We hate to be the ones to tell you this – but there’s a pretty good chance that one of your passwords has leaked online. That’s because one of the
We hate to be the ones to tell you this – but there’s a pretty good chance that one of your passwords has leaked online. That’s because one of the biggest data breaches in history – with a mind-numbing total of 3.2 billion pairs of email addresses and passwords – has been shared by hackers on a popular forum.
When a data breach occurs, it usually only centres on a single service or organisation. So, if you don’t have an account with whatever website, smartphone app, or company that suffers the data breach – you’re safe in the knowledge that you won’t be impacted by the breach. And if you are affected (provided you use a unique password and email combination for every account online) you’ll only have to tweak a single password to ensure that your data is safely locked away from prying eyes. It’s frustrating …but it’s relatively easy to deal with.
What makes this latest deal so difficult to firefight is because hackers have compiled data from a series of data breaches. In fact, there is such an array of sources for the 3.2 billion leaked login credentials that experts are referring to this attack as the “Compilation of Many Breaches” or COMB for short.
This has happened before. Back in 2017, details from some 1.4 billion online accounts were shared online under the brand of the “Breach Compilation”. COMB will impact more than twice as many people as the “Breach Compilation”. Worse still, unlike the “Breach Compilation”, hackers have added query.sh script with COMB data, which means anyone can quickly search the database for details on a particular person. If you know someone’s email address, you can search the nefarious database to try to find the corresponding password, for example.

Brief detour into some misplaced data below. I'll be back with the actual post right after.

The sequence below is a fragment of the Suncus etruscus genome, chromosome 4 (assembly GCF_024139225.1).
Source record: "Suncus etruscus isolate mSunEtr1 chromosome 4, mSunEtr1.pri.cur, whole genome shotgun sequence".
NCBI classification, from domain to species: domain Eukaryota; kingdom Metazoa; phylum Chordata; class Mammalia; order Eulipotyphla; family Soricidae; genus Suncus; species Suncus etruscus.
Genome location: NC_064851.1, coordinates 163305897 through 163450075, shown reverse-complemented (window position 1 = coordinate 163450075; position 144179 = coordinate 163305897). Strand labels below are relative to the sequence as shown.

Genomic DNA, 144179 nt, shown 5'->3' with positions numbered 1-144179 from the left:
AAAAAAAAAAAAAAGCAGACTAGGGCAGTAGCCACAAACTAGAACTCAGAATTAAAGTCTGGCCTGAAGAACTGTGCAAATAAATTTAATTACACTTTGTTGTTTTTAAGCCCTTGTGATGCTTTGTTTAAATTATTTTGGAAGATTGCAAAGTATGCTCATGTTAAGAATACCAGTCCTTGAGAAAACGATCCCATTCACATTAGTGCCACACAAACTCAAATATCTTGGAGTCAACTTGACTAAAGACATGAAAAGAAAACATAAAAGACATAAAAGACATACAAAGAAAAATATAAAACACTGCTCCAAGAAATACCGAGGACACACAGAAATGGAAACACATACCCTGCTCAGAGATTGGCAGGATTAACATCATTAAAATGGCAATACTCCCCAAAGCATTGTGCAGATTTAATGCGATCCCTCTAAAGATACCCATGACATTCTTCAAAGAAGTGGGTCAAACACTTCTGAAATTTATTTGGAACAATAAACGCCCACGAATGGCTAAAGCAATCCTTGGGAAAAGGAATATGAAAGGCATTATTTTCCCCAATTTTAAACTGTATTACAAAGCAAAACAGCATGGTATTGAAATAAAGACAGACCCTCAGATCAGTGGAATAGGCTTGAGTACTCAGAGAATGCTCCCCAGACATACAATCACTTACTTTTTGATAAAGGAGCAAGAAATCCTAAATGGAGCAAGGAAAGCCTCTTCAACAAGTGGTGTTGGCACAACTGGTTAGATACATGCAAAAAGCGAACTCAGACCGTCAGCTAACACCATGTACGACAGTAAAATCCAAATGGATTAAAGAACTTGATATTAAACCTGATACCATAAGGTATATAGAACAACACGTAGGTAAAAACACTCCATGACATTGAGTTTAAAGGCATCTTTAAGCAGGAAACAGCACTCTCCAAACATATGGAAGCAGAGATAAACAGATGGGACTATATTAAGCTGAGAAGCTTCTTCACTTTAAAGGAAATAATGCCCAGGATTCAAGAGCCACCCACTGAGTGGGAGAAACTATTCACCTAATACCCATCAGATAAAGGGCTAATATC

It’s still unclear which databases were attacked to steal the billions of login details included in COMB. However, samples seen by security experts at CyberNews show emails and passwords originating from domains all over the world. As such, there’s a high chance that people from across the globe will be impacted by this breach.
Since a worrying number of people re-use the same email address-password combination across multiple online accounts, the impact from COMB would be devastating – and on a scale we haven’t seen before. If you’ve used the same login details for multiple websites, hackers only need one of these to leak – a social media account, for example – to login into your email, online shopping services, takeaway delivery, cloud storage for important documents and photos, or worst of all, online banking.
CyberNews recommends that everyone set up multi-factor authentication (which is when websites will send a unique code to another device or a phone number before allowing you to login) and use a password manager, like Microsoft Authenticator, LastPass, 1Password or Dashlane to securely generate (and remember for you) passwords for every online account.
Google Chrome, the most popular desktop browser on the planet, recently added the ability to automatically alert users when any of their saved passwords had leaked online.